New Buckeye Institute-NTUF Report Examines E-Commerce Tax Policy Impact
Columbus, OH – A new report, Taxation Beyond Boundaries: Principles for Ohio’s South Dakota vs. Wayfair Tax Policy, published by the Economic Research Center of the Buckeye Institute and the National Taxpayers Union Foundation, examines the impact of the U.S. Supreme Court in 2018 decision in the South Dakota versus Wayfair on Ohio tax policy and how lawmakers can create a simple, easy-to-use e-commerce tax policy that will not harm the state’s economy.
“In his South Dakota versus Wayfair The US Supreme Court decision opened the door for states to revise how they collect sales taxes on overseas retailers. Unfortunately, Ohio is easy took over the model from South Dakota to comply with the court’s judgment, âsaid Rea S. Hederman Jr., executive director of the Economic Research Center and vice president of policy at Buckeye Institute. “But South Dakota policies don’t offer a one-size-fits-all approach, and Ohio should rethink its e-commerce tax policies to ensure they don’t unfairly hamper small businesses or stifle economic growth.”
In the report, the authors use two guiding principles – harmless and simplicity – to outline the approach lawmakers should take to shape Ohio’s e-commerce tax policy that avoids âoverloading businesses with complex tax systems that Business investment, economic growth, and job creation. “The authors recommend Ohio:
- Raise the threshold a foreign retailer needs to collect sales tax from $ 100,000 to $ 500,000, freeing smaller businesses from expensive administrative burdens they cannot afford
- Simplifying Ohio Taxes to Reduce Compliance Costs for Companies That Operate PostalWayfair Thresholds;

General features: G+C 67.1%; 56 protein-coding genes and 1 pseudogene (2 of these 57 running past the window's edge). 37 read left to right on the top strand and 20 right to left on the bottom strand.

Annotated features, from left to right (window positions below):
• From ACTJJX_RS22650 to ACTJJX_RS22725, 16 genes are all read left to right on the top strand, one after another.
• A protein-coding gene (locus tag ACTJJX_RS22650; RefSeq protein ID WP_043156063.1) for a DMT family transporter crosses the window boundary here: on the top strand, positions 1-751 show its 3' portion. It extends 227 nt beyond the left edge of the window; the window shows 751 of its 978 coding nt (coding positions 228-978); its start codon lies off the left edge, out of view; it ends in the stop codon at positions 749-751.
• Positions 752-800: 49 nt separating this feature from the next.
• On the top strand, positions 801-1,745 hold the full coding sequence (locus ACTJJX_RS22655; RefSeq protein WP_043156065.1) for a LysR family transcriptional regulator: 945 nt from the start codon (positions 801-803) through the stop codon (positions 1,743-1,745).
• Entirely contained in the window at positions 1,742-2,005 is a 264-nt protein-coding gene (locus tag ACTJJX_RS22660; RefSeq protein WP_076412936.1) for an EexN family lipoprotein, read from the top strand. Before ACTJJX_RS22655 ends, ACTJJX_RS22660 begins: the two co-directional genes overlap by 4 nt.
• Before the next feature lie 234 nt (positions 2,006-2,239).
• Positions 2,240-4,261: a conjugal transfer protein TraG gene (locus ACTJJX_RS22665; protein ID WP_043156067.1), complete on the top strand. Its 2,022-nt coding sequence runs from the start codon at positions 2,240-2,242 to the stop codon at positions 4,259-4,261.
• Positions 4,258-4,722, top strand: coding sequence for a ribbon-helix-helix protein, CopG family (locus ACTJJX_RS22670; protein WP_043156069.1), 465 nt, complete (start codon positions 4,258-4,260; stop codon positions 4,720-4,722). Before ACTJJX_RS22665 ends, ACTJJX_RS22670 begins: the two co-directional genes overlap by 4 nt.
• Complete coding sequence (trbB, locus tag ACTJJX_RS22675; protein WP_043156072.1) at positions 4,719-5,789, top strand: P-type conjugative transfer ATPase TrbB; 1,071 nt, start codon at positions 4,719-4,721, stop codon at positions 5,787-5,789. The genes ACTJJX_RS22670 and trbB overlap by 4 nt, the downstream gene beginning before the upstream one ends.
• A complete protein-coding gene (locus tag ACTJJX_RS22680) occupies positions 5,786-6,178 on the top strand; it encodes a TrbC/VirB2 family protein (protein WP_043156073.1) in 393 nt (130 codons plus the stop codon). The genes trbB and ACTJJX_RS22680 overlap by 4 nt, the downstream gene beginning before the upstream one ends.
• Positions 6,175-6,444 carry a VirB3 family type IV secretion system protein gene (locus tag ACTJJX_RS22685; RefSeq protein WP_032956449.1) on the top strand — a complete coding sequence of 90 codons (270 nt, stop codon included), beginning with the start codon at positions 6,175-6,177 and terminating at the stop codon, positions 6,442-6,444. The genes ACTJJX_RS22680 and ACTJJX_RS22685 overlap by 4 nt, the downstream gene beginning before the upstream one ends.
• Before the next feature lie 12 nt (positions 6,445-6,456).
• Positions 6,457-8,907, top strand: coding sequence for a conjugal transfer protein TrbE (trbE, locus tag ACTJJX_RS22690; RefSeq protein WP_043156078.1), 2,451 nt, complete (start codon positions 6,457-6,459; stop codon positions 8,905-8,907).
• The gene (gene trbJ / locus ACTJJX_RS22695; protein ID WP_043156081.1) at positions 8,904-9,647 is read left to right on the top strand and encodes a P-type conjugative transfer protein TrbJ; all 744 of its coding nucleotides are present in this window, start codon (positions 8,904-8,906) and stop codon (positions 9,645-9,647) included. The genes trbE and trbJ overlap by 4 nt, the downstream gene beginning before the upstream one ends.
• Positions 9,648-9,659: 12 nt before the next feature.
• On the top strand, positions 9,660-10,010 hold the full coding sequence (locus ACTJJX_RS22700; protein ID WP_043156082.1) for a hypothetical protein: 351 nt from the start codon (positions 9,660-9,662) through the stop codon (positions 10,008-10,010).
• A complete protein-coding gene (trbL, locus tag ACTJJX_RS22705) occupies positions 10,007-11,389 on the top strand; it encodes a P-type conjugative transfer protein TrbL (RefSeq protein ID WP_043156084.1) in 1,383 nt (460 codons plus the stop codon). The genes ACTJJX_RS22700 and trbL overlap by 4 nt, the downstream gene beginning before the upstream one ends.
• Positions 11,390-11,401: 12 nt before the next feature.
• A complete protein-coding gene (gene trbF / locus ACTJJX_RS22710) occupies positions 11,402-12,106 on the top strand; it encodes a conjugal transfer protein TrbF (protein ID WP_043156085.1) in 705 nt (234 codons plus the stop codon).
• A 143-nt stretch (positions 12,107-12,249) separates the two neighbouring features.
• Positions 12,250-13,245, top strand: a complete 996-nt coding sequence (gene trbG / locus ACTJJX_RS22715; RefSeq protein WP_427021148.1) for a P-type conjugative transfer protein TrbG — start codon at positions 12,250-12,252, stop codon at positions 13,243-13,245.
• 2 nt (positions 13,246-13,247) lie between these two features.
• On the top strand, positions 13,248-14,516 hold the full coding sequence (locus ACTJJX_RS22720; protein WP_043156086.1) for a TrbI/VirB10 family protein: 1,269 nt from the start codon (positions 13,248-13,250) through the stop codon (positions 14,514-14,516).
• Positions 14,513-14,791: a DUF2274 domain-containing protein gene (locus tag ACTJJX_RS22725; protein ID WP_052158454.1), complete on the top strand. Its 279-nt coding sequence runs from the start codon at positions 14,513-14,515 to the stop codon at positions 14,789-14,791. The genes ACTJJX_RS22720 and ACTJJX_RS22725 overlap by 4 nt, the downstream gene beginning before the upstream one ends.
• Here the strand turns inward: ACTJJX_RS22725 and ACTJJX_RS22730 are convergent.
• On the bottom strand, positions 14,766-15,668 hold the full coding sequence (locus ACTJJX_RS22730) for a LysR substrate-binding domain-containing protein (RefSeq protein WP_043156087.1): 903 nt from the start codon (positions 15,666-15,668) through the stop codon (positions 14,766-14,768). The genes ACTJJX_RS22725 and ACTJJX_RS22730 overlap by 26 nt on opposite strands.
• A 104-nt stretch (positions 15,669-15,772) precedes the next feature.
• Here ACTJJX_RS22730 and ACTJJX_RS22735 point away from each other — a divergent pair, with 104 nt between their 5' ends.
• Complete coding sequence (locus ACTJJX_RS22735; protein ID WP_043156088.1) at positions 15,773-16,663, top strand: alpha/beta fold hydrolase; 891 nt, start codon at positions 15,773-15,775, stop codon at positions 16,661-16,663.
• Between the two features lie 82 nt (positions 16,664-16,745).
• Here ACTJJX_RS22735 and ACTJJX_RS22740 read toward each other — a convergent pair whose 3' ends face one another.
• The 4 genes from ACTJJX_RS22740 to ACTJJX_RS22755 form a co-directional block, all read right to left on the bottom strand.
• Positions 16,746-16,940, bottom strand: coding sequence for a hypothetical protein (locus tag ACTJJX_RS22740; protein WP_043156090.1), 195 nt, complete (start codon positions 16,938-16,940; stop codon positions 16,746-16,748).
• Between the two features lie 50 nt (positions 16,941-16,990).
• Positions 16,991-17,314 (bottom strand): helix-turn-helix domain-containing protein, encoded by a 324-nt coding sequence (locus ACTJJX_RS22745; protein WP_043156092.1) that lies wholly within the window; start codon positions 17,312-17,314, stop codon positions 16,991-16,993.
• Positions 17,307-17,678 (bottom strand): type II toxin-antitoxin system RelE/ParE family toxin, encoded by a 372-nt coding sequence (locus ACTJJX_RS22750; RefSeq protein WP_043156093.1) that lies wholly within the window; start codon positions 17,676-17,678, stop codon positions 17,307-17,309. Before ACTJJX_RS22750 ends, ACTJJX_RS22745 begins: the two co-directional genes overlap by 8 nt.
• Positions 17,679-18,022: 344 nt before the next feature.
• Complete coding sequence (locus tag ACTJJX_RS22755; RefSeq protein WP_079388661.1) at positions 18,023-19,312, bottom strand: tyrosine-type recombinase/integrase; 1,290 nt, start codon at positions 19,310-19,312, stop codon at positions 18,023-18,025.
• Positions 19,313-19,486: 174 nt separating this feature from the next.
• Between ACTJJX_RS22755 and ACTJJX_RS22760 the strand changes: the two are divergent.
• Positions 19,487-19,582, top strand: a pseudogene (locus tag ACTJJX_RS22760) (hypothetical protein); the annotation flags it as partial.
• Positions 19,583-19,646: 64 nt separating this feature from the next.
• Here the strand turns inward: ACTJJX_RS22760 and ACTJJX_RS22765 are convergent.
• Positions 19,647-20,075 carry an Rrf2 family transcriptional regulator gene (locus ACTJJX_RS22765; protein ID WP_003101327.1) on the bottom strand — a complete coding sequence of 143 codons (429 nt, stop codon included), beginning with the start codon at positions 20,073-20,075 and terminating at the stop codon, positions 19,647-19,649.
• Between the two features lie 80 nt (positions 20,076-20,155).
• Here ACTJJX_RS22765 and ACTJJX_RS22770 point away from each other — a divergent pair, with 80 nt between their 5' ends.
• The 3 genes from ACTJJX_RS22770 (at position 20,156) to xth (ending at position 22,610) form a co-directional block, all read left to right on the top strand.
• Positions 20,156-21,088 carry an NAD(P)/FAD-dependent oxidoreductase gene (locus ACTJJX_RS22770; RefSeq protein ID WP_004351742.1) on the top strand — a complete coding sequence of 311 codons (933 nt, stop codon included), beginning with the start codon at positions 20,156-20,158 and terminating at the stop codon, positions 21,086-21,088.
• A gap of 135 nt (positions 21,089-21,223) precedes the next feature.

- Reduce the number of tax authorities and simplify the tax transfer; and
- Avoid the expansion of the economically destructive business tax in Ohio.
“Small businesses and entrepreneurs have unfortunately suffered from the low de minimis threshold in Ohio that requires companies outside of the state to pay distance taxes,” said Andrew Moylan National Taxpayers Union Foundation Senior Vice President. âRather than adopting South Dakota’s low threshold for collecting and reporting taxes outside of the state, Ohio should raise those thresholds, simplify compliance requirements, and limit the linking of its business tax. The increase in online shopping during the pandemic has shown the importance of ensuring that tax policies are fair to small businesses that need the internet to be competitive. Our analysis with the Buckeye Institute clearly shows that Ohio needs to update its tax laws to make its system friendly to taxpayers and businesses everywhere. “
Taxation across borders was written by Rea S. Hederman Jr., Executive Director of the Economic Research Center and Vice President of Policy at Buckeye Institute; Andrew J. Kidd, Ph.D., former economist at the Economic Research Center at the Buckeye Institute; James B. Woodward, Ph.D., former economic research analyst at Buckeye Institute’s Economic Research Center; Andrew Moylan, executive vice president of the National Taxpayers Union Foundation; and Andrew Wilford, policy analyst at the National Taxpayers Union Foundation.
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